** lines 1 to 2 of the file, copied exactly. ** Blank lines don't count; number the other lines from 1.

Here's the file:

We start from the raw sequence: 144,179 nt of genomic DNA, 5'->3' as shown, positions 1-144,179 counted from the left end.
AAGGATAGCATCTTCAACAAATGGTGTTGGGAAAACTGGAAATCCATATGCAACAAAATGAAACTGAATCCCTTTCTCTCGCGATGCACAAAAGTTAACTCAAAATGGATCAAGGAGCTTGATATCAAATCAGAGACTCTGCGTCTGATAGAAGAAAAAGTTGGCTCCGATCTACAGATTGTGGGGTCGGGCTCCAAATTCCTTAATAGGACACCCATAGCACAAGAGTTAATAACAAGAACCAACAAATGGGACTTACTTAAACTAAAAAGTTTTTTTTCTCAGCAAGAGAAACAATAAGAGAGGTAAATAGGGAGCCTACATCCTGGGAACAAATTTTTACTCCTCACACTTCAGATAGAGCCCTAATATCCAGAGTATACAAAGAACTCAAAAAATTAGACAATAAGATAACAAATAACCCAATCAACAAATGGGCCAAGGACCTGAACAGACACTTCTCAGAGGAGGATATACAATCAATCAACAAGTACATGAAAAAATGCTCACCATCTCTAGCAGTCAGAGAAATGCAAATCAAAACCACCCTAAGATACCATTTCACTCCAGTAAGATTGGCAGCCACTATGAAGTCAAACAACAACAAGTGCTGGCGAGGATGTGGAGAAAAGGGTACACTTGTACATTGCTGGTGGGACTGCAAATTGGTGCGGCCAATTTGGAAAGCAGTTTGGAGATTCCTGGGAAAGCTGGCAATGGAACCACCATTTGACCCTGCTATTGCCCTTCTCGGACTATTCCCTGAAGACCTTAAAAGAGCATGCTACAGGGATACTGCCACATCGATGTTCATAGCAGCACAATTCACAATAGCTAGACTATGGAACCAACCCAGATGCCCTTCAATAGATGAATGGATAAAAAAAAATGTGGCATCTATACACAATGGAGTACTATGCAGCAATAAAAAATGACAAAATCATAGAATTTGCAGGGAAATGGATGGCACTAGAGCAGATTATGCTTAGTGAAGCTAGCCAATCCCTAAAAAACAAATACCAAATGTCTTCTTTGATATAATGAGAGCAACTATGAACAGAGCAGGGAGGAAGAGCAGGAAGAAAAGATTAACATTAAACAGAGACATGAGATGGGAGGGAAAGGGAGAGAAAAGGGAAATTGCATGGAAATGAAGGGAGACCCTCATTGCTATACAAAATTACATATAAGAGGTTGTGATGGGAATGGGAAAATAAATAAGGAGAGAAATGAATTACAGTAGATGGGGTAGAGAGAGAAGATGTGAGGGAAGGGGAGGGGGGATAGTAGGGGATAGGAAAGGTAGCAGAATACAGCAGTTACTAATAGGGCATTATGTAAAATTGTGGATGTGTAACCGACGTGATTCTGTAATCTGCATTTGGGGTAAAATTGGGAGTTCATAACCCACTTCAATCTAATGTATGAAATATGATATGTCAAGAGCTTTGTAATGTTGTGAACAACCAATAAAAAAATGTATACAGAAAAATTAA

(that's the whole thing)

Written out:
We start from the raw sequence: 144,179 nt of genomic DNA, 5'->3' as shown, positions 1-144,179 counted from the left end.
AAGGATAGCATCTTCAACAAATGGTGTTGGGAAAACTGGAAATCCATATGCAACAAAATGAAACTGAATCCCTTTCTCTCGCGATGCACAAAAGTTAACTCAAAATGGATCAAGGAGCTTGATATCAAATCAGAGACTCTGCGTCTGATAGAAGAAAAAGTTGGCTCCGATCTACAGATTGTGGGGTCGGGCTCCAAATTCCTTAATAGGACACCCATAGCACAAGAGTTAATAACAAGAACCAACAAATGGGACTTACTTAAACTAAAAAGTTTTTTTTCTCAGCAAGAGAAACAATAAGAGAGGTAAATAGGGAGCCTACATCCTGGGAACAAATTTTTACTCCTCACACTTCAGATAGAGCCCTAATATCCAGAGTATACAAAGAACTCAAAAAATTAGACAATAAGATAACAAATAACCCAATCAACAAATGGGCCAAGGACCTGAACAGACACTTCTCAGAGGAGGATATACAATCAATCAACAAGTACATGAAAAAATGCTCACCATCTCTAGCAGTCAGAGAAATGCAAATCAAAACCACCCTAAGATACCATTTCACTCCAGTAAGATTGGCAGCCACTATGAAGTCAAACAACAACAAGTGCTGGCGAGGATGTGGAGAAAAGGGTACACTTGTACATTGCTGGTGGGACTGCAAATTGGTGCGGCCAATTTGGAAAGCAGTTTGGAGATTCCTGGGAAAGCTGGCAATGGAACCACCATTTGACCCTGCTATTGCCCTTCTCGGACTATTCCCTGAAGACCTTAAAAGAGCATGCTACAGGGATACTGCCACATCGATGTTCATAGCAGCACAATTCACAATAGCTAGACTATGGAACCAACCCAGATGCCCTTCAATAGATGAATGGATAAAAAAAAATGTGGCATCTATACACAATGGAGTACTATGCAGCAATAAAAAATGACAAAATCATAGAATTTGCAGGGAAATGGATGGCACTAGAGCAGATTATGCTTAGTGAAGCTAGCCAATCCCTAAAAAACAAATACCAAATGTCTTCTTTGATATAATGAGAGCAACTATGAACAGAGCAGGGAGGAAGAGCAGGAAGAAAAGATTAACATTAAACAGAGACATGAGATGGGAGGGAAAGGGAGAGAAAAGGGAAATTGCATGGAAATGAAGGGAGACCCTCATTGCTATACAAAATTACATATAAGAGGTTGTGATGGGAATGGGAAAATAAATAAGGAGAGAAATGAATTACAGTAGATGGGGTAGAGAGAGAAGATGTGAGGGAAGGGGAGGGGGGATAGTAGGGGATAGGAAAGGTAGCAGAATACAGCAGTTACTAATAGGGCATTATGTAAAATTGTGGATGTGTAACCGACGTGATTCTGTAATCTGCATTTGGGGTAAAATTGGGAGTTCATAACCCACTTCAATCTAATGTATGAAATATGATATGTCAAGAGCTTTGTAATGTTGTGAACAACCAATAAAAAAATGTATACAGAAAAATTAA